Time Structuring – Mental Blockades I

Mental blockades or mental blocks are the inability to think under stress or tension. Writer’s block is a form of mental blockade, when a writer cannot compose words when faced with performance pressure. Mental blockades also occur when we are constantly interrupted.

Managing Disturbances and Disruptions

•    Use time structuring to set specific times to check messages. Then only check messages at these set times throughout the day. An endless stream of mindless messages is not productive but does generate stress as we are endlessly pinged, questioned and asked for answers.

•    Turn off the notification noises associated with the arrival of new emails. This is a disruption for productive work. A constant stream of noisy disruptions can create a mental blockade for those trying to work on the computer or even replying to an email.

•    Turn off the notification beeps that inform you that you’ve received a text message. The only thing worse than interrupting a meeting or distracted driving to check a text message is to do so for an “I’m watching TV –what are you doing?” message.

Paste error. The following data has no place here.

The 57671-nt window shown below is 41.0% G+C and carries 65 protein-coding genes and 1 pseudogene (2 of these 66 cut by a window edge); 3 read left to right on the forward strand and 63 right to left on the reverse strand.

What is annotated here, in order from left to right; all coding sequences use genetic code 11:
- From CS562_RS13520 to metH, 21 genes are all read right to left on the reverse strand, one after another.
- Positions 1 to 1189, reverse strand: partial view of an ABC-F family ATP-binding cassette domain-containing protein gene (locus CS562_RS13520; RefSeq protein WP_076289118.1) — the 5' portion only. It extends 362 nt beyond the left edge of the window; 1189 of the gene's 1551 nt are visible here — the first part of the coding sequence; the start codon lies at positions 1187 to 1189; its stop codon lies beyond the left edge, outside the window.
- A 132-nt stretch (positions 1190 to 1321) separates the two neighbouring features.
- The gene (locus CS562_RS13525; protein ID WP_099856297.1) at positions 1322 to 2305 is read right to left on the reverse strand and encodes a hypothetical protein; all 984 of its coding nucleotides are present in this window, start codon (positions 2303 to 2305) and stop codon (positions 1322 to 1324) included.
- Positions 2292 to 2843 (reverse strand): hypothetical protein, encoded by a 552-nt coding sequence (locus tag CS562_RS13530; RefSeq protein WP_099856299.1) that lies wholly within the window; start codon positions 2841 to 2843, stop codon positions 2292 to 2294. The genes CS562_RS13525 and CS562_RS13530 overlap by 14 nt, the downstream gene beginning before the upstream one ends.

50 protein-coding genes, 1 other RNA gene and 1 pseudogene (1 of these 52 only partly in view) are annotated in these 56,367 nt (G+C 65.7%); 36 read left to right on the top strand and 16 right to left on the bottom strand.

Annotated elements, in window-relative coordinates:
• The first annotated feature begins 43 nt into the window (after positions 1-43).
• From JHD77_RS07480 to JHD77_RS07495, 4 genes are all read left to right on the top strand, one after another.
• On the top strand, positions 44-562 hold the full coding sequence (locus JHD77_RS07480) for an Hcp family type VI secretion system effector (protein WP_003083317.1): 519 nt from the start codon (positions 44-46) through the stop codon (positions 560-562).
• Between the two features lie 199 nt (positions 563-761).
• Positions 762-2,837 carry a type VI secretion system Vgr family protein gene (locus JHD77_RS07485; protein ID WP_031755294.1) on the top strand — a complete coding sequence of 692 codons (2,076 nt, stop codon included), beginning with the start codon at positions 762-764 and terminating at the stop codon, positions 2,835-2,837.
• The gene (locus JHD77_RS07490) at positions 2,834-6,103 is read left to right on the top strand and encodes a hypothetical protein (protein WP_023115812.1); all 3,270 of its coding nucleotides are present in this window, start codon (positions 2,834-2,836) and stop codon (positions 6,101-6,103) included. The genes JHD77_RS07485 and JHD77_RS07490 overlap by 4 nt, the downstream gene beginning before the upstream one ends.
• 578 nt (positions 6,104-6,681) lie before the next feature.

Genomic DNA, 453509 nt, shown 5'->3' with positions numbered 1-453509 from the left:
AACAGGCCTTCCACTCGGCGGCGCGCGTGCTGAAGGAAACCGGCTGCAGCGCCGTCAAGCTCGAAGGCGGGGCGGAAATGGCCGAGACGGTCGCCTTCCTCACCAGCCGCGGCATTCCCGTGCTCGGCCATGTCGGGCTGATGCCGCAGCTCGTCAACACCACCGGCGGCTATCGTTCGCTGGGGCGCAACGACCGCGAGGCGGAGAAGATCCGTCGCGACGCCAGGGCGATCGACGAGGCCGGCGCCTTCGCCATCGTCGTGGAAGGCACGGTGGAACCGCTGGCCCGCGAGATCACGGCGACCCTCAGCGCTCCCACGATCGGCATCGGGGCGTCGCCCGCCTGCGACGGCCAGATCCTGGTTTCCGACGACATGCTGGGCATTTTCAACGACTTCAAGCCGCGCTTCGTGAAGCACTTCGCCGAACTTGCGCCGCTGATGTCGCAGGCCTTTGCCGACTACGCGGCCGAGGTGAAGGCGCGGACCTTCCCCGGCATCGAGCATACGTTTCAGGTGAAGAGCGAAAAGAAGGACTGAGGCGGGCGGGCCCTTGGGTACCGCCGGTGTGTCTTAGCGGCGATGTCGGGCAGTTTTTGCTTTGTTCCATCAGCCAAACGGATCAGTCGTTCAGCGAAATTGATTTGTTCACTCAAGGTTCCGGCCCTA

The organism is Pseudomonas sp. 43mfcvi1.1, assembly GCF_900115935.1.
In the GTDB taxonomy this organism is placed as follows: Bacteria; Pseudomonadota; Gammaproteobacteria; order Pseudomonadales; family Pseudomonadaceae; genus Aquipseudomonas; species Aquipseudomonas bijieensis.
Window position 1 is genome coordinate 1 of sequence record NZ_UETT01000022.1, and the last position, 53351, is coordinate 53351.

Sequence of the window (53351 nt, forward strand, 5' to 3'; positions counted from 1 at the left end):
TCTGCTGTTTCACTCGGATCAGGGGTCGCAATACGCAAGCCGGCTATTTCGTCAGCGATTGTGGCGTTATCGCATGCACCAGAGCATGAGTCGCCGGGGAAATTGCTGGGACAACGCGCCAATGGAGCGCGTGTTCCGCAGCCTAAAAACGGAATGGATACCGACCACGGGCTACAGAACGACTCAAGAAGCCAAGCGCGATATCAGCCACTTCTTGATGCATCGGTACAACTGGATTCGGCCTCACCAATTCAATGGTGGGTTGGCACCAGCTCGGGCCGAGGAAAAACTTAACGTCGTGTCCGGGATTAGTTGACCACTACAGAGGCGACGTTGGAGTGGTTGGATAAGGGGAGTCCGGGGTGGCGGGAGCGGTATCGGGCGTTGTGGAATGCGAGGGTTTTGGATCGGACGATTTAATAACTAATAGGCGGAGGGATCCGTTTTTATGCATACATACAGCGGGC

•    Install a productivity barrier on the door to your cubicle. When you want to work without disruption, close the barrier. Others can see that you are in your cube working but cannot simply wander in to chat.

•    If possible, listen to music through headphones while you work. This will allow you to tune out the distractions of surrounding conversations and phones as you work without disturbing others.

Breaking Mental Blockades

•    When a mental blockade seems insurmountable, go for a walk around the building without any interruptions. Stepping away from the computer and clearing your mind can help restore an undisturbed chain of thoughts. When you return to your desk, try again.

(To be updated)